Mardi Gras Carnival Art / February 20, 2019 / Rachel Gates
The celebration of the last day before Lent dates back to at least the Middle Ages when men of noble lineage or accomplishment were knighted and formal banquets took place to honor the occasion. Mardi Gras which means Fat Tuesday in French as an alternate name for Shrove Tuesday was established in New Orleans while the city was under French control and was maintained as a major festival even when the territory was relinquished into Spanish hands as well as after the Louisiana Purchase was signed and the state of Louisiana officially joined the Union.
The parade continues from one end of the village to the other with most of the village inhabitants either looking from their windows or standing on the pavements and cheering on the flambeaux carriers. The whole thing reaches it s climax after about 45 minutes when the torches are thrown off the bridge and into the River Earn with the idea that with them all the village demons then float away and arrive at the next village. Across the Atlantic Ocean all the way to New Orleans at the Mardi Gras parade the highlight for many is also the Flambeaux Procession.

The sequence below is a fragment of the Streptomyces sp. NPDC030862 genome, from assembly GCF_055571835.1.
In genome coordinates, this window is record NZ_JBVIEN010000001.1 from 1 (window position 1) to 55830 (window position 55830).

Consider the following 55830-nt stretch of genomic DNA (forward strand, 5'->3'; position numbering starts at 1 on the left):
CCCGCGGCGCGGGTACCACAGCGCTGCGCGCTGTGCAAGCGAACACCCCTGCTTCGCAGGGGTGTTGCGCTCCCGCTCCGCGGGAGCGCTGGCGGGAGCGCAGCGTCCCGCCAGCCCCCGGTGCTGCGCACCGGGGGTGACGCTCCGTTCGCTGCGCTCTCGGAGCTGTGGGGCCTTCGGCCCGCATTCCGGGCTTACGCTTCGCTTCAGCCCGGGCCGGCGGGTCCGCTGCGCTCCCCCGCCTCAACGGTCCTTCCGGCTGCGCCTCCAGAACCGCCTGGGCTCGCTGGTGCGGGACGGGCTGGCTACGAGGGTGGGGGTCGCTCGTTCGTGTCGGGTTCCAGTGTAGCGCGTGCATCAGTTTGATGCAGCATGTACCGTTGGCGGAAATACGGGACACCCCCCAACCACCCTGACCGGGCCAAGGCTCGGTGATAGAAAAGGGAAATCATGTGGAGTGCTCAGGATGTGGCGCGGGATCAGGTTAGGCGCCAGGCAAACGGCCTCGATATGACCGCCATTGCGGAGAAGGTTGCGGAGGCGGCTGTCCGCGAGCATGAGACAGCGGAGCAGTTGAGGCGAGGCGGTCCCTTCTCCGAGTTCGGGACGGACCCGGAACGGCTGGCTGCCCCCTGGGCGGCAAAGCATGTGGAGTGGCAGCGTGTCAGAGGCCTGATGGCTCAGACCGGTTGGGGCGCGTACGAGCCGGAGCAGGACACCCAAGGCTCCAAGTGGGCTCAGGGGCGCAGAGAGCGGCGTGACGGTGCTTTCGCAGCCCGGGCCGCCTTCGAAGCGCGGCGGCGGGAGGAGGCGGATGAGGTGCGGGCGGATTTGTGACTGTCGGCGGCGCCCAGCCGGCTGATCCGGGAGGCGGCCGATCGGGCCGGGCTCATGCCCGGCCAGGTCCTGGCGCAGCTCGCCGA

You can pack a picnic lunch play ball watch the parades and enjoy the festivities. Because Mardi Gras Day lasts the majority of the day wear sunscreen bring your lunch and make sure you have enough bags to bring home a large catch. Mardi Gras Day parades are the biggest and utilize the largest number of throws. Have loads of fun and catch a lot of Mardi Gras beads. Over the years I have developed certain classic New Orleans Carnival traditions of my own (as most people in this town do). I am what you call a "ball-goer." I try to attend as many of the large carnival balls as I can. In 2008 I consumed a mass quantity of energy drinks and few thousand diet cokes which provided me with the stamina to make an appearance at the big three: the Endymion Extravaganza the Bacchus Ball and the Orpheus Orpheuscapade.